Developing electric mobility in China is strongly pushed by the central government. The incentive and potential is high, though maturity of various market segments is still lacking. NOST China discussed opportunities with professor C.C. Chan from the University of Hong Kong, who strongly suggested an active participation of relevant Dutch organizations in China.
On August 28, the Netherlands Office for Science and Technology organized a meeting with technology stakeholders in the electric vehicle (EV) sector in China. The meeting was hosted by the S&T counselor mr. Taake Manning, who had invited Professor C.C. Chan for an open-ended discussion on the development of this sector in China.
Professor Chan, a reputable professor with honorary chairs and academic positions from Hong Kong to Harvard, founder of the International Research Centre for Electric vehicles, counselor of the Chinese, Israeli and German governments on the topic of electric mobility, has become a global authority on the development and implementation of this industry. His home base is the University of Hong Kong.
Just returned from a business trip to London as a fellow of the Royal Academy of Engineering, prof. Chan, almost 80 years old, vividly elaborated on the developments and pitfalls of the electric new energy vehicle in China.
China, according to prof. Chan, will become the kingdom of electric vehicles. Why? The lack of natural energy resources and the pressure on the environment are natural reasons for developing a more energy-efficient, electricity-based automotive market. Simultaneously, whereas the sales of traditional (non-hybrid/plugin or EV) cars witnessed yearly exponential growth in recent years, growth has become linear recently and is expected to flatten within the coming years. Important as well is the fact that, as is the case in most developed countries, EV-related technology is reaching mature levels.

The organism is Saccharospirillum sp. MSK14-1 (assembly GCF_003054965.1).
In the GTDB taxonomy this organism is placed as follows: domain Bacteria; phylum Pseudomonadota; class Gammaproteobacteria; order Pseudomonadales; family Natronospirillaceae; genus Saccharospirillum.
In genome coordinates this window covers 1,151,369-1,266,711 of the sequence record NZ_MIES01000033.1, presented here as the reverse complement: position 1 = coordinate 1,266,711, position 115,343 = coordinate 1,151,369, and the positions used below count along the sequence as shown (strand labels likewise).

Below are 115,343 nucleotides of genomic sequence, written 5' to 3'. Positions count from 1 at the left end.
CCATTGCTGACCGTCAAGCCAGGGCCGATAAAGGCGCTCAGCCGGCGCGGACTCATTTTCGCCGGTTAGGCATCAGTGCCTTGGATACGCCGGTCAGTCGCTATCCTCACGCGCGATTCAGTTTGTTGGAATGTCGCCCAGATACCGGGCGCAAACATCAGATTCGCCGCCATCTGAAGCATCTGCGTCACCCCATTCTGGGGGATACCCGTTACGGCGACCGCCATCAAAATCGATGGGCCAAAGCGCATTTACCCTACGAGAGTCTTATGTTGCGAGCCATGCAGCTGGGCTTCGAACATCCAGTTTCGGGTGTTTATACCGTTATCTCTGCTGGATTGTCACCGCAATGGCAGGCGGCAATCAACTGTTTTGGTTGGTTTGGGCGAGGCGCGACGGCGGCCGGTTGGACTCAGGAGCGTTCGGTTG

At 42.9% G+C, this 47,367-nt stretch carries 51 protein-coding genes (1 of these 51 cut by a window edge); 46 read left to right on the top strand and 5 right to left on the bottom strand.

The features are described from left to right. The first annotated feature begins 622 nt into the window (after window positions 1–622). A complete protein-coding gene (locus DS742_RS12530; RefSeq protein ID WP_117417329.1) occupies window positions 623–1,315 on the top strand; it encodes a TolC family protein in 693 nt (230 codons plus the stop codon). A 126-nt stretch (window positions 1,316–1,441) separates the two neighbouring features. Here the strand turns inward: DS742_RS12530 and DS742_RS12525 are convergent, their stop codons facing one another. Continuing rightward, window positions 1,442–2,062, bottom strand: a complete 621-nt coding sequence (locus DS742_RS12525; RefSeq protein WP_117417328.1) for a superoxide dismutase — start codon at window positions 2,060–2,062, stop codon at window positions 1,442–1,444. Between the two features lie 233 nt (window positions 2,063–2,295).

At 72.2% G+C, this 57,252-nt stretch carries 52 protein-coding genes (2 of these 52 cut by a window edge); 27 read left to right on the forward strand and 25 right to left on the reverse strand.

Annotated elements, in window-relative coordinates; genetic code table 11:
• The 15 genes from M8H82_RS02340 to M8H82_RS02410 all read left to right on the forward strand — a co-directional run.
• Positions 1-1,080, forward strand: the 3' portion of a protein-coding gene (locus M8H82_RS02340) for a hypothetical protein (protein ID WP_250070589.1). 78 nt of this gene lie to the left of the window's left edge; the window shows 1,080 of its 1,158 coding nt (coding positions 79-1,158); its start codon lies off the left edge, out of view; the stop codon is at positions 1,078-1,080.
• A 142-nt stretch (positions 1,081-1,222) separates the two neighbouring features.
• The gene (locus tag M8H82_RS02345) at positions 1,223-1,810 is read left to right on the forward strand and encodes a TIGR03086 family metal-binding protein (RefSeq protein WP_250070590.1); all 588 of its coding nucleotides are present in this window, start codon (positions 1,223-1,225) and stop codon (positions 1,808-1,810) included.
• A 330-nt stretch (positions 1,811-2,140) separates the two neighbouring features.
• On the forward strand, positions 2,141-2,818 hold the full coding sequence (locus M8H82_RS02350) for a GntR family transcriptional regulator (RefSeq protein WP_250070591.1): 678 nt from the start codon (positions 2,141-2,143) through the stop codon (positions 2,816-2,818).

The pitfalls are, however, still plentiful. The EV market is pushed by governmental incentive, but demand is lacking, due to a naïve market and immature infrastructure (such as limited numbers of charging stations, an outdated power grid and reluctance among potential suppliers and consumers). An influential cluster of academic and industry leaders exists (the so-called EV100 committee), but this governmentally pushed, top-down approach reduces its efficiency: prestige and reputation may sometimes be deceptive. The core mismatch to be solved is the fact of a lacking industrial focus, a consolidated product and a good infrastructure, in short, a good business model. Customers still want big cars and do not focus on intelligent connectivity systems, while, according to professor Chan, connectivity will create value of the new energy and boost further innovations within the “Internet of Things” domain.
Professor Chan was accompanied by professor Fang and associate professor Zhou (Shanghai Institute of Organic Chemistry). They discussed advances in the development of composite for automotive, aerospace and maritime sectors, and the challenges ahead to implement these innovative materials in the respective OEMs; and professor Wang (Shanghai Advanced Research Institute), who collaborates with professor Chan on EV mobility in China.
Professor Chan is well involved in the Dutch automotive sector as well, as he collaborated with TNO in Eindhoven. He welcomes the involvement of the Dutch sector in China, especially when applied to battery systems, motor control systems and body design, as well as commercial companies that specialize in dedicated technologies.
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